'We will not be silent': This artist newspaper takes back the dialogue surrounding HIV/AIDS
The HIV Howler brings HIV-positive voices from around the world to the front
Queeries is a weekly column by CBC Arts producer Peter Knegt that queries LGBTQ art, culture and/or identity through a personal lens.
It all started with a conversation in their bed.
Anthea Black and Jessica Whitbread — both of whom have spent decades working at the intersection of AIDS, art and activism both in their home country of Canada and around the world — got into a discussion about their mutual dream of creating an artist-driven project that "did not stem from (or rely upon) service organizations or policy initiatives" that attempt to structure the lives of HIV-positive people. And thus, The HIV Howler was born.
A limited edition publication featuring three issues — "Criminalization-Medicalization," "Mentor-Mother" and "Sex-Pleasure" — The HIV Howler exists only in newspaper form (you can purchase it online or in-store at Art Metropole). It is the culmination of an incredible amount of work Black and Whitbread pursued from that initial conversation, alongside a global editorial advisory committee that includes Theodore Kerr, Charles Long, Mikiki, Darien Taylor and L'Orangelis Thomas.
"We wanted this critical and emotional impulse to begin with us, our friends and our experiences together," Black and Whitbread explain. "The name riffs on the idea of the town crier — the figure who spreads the news publicly through the streets. The Howler is also the person who will not shut up, who discloses too much. Where artists, writers and activists who speak 'too loudly' are seen as disruptive, we see ourselves and The Howler as a recognition that cultural criticism and AIDS activism are endurance practices, and that we — people living with AIDS, poz and negative, targeted and left behind — will not be silent."
At the new Art Metropole in Toronto's Museum of Contemporary Art earlier this month, Black and Whitbread launched The HIV Howler with a conversation about how crucial the dialogue expressed in the newspaper is in today's world.
"We wanted to think about how the paper could act as a loosely curated forum that could assemble many different overlapping dialogues, artistic practices, activist responses and sort of bring them all into one context together," Black said at the launch. "And also think about what our role as publishers could be to articulate a stance that we wanted to publish the work of HIV-positive artists only and really create a very concentrated format for that dialogue to take place."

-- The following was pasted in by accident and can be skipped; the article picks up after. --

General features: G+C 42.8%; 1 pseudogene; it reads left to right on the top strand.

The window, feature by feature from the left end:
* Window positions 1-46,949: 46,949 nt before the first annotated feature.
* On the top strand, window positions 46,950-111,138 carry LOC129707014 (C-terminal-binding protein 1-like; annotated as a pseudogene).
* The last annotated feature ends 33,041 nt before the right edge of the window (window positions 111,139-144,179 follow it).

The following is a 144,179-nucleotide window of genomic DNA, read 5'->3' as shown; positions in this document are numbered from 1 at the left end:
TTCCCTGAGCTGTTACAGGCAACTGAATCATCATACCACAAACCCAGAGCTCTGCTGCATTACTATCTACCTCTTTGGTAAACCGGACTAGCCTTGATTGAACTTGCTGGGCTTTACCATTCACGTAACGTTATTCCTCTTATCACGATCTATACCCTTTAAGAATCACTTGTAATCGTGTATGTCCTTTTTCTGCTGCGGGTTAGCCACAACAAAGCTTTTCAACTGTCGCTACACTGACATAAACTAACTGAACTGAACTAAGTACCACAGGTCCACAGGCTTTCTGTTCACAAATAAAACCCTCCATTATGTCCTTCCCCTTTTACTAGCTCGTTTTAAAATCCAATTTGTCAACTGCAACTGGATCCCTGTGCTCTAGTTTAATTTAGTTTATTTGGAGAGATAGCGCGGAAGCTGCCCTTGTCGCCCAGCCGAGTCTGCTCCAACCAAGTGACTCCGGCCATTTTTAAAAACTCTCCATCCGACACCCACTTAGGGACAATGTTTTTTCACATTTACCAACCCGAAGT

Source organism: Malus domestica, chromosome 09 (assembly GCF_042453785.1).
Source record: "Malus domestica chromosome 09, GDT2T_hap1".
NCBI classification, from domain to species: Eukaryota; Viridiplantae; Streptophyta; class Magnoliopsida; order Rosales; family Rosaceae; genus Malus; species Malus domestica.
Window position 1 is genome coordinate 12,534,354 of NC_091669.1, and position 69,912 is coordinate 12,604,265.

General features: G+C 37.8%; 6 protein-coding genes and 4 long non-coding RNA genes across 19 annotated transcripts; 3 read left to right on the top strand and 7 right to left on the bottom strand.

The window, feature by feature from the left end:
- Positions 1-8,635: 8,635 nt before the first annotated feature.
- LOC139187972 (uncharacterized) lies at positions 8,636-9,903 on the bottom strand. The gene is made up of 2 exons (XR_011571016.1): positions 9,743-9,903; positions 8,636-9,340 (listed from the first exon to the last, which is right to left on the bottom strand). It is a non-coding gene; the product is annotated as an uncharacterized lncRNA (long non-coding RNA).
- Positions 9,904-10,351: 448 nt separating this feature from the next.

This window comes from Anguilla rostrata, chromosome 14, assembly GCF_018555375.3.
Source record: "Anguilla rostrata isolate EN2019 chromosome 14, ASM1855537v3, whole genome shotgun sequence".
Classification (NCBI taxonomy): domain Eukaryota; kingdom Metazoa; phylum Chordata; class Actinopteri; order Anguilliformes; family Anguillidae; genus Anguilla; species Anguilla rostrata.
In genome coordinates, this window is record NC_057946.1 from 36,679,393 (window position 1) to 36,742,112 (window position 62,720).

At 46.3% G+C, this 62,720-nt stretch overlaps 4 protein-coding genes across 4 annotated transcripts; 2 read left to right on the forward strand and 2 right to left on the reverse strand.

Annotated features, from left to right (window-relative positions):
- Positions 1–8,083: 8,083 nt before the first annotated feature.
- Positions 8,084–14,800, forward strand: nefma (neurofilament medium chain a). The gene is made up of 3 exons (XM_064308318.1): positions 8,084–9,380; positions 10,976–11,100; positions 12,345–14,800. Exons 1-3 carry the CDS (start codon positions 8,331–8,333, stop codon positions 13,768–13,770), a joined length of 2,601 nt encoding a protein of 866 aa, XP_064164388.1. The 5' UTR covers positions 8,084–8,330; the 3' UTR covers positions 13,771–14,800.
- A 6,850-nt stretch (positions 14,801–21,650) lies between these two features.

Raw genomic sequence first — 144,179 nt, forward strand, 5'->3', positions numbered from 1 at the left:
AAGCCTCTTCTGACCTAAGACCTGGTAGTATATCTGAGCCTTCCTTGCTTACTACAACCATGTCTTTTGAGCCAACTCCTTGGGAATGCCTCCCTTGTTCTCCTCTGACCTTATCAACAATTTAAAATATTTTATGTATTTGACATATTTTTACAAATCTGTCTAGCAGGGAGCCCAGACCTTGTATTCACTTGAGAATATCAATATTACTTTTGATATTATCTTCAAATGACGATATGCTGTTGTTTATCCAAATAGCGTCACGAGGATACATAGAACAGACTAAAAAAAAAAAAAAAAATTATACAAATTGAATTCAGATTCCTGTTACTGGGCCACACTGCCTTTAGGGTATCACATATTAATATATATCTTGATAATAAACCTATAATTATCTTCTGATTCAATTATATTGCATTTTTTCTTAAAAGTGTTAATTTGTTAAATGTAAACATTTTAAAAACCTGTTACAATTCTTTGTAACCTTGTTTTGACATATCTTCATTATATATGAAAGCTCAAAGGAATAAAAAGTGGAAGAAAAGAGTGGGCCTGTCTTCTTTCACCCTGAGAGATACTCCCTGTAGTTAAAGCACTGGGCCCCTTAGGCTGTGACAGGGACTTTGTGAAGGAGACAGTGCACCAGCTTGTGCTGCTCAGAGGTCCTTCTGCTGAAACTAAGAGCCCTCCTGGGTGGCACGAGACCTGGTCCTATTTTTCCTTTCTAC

She continued: "[We wanted] poz voices brought to the front, rather than added as a sort of tokenistic inclusion or marginalized within a bigger conversation that might be also encompassing people who commentate on AIDS from a position of not necessarily living with the virus. So we had an editorial policy from the beginning that we talked about between the two of us that we extended through our editorial advisory: we wanted to firmly establish that the voice of the paper was about the voices of poz people."
"It was an amazing process of trying to reach as far as we could to engage as many diverse artists about some of the challenges that were incredible were really thinking about HIV art and risk, what it looks like in different places, spaces and communities," Whitbread added. "What does it look like in Uganda? What does it look like in Brazil? What does it look like in Ukraine? Amsterdam? New York City?"
Between the three issues, an extraordinary wealth of voices are brought to the table.
In "Criminalization-Medicalization," for example, Canadian activists Alexander McClelland and Zoë Dodd co-pen the rousing essay "Thoughts on an Anarchist Response to Hepatitis C & HIV" — a piece which thoughtfully delves into misconceptions about anarchist theories and argues that they should be seriously concerned in the ongoing fight against the oppression and exploitation of people with HIV. The "Sex-Pleasure" edition, meanwhile, features an epic six-page transnational conversation between Taiwanese artist Kairon Lui and Mexican artist Manuel Solano, where the two intimately compare and contrast their realities. And in "Mentor-Mother," Shan Kelley writes a letter to his daughter, beginning with the address: "To my daughter Seva, I became your father 5 years after a positive HIV diagnosis..."
I'd link to all these pieces so you can read more, but The HIV Howler is (purposefully) not online. You can purchase all three editions here, and help support this necessary initiative in the process.